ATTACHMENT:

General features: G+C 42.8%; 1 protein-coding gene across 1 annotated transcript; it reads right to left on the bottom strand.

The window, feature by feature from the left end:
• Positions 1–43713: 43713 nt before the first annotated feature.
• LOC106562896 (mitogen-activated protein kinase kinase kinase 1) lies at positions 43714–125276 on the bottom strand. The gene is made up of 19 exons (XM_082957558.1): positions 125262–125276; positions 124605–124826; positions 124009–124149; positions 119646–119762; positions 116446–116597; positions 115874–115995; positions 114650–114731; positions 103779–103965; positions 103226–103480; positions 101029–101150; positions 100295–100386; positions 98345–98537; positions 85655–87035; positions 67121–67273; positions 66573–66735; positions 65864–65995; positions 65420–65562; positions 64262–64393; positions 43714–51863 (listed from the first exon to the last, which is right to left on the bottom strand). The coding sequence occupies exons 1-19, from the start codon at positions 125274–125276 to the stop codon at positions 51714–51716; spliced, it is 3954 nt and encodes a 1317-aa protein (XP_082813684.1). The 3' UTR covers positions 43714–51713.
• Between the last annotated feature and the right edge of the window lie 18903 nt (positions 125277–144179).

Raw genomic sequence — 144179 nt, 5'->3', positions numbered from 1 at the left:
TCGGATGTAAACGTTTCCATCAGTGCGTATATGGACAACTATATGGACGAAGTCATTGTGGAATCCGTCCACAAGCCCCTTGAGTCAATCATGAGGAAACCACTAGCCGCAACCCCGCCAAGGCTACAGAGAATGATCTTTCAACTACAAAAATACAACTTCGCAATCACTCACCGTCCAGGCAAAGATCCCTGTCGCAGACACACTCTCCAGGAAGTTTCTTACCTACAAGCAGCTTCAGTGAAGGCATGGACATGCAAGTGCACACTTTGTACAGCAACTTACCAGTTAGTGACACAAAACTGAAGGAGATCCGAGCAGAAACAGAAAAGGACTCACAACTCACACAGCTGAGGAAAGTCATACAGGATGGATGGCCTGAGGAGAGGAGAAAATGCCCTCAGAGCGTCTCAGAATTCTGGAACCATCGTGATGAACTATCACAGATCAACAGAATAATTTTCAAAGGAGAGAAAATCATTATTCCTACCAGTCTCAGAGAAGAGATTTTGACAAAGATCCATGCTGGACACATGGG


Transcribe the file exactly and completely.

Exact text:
General features: G+C 42.8%; 1 protein-coding gene across 1 annotated transcript; it reads right to left on the bottom strand.

The window, feature by feature from the left end:
• Positions 1–43713: 43713 nt before the first annotated feature.
• LOC106562896 (mitogen-activated protein kinase kinase kinase 1) lies at positions 43714–125276 on the bottom strand. The gene is made up of 19 exons (XM_082957558.1): positions 125262–125276; positions 124605–124826; positions 124009–124149; positions 119646–119762; positions 116446–116597; positions 115874–115995; positions 114650–114731; positions 103779–103965; positions 103226–103480; positions 101029–101150; positions 100295–100386; positions 98345–98537; positions 85655–87035; positions 67121–67273; positions 66573–66735; positions 65864–65995; positions 65420–65562; positions 64262–64393; positions 43714–51863 (listed from the first exon to the last, which is right to left on the bottom strand). The coding sequence occupies exons 1-19, from the start codon at positions 125274–125276 to the stop codon at positions 51714–51716; spliced, it is 3954 nt and encodes a 1317-aa protein (XP_082813684.1). The 3' UTR covers positions 43714–51713.
• Between the last annotated feature and the right edge of the window lie 18903 nt (positions 125277–144179).

Raw genomic sequence — 144179 nt, 5'->3', positions numbered from 1 at the left:
TCGGATGTAAACGTTTCCATCAGTGCGTATATGGACAACTATATGGACGAAGTCATTGTGGAATCCGTCCACAAGCCCCTTGAGTCAATCATGAGGAAACCACTAGCCGCAACCCCGCCAAGGCTACAGAGAATGATCTTTCAACTACAAAAATACAACTTCGCAATCACTCACCGTCCAGGCAAAGATCCCTGTCGCAGACACACTCTCCAGGAAGTTTCTTACCTACAAGCAGCTTCAGTGAAGGCATGGACATGCAAGTGCACACTTTGTACAGCAACTTACCAGTTAGTGACACAAAACTGAAGGAGATCCGAGCAGAAACAGAAAAGGACTCACAACTCACACAGCTGAGGAAAGTCATACAGGATGGATGGCCTGAGGAGAGGAGAAAATGCCCTCAGAGCGTCTCAGAATTCTGGAACCATCGTGATGAACTATCACAGATCAACAGAATAATTTTCAAAGGAGAGAAAATCATTATTCCTACCAGTCTCAGAGAAGAGATTTTGACAAAGATCCATGCTGGACACATGGG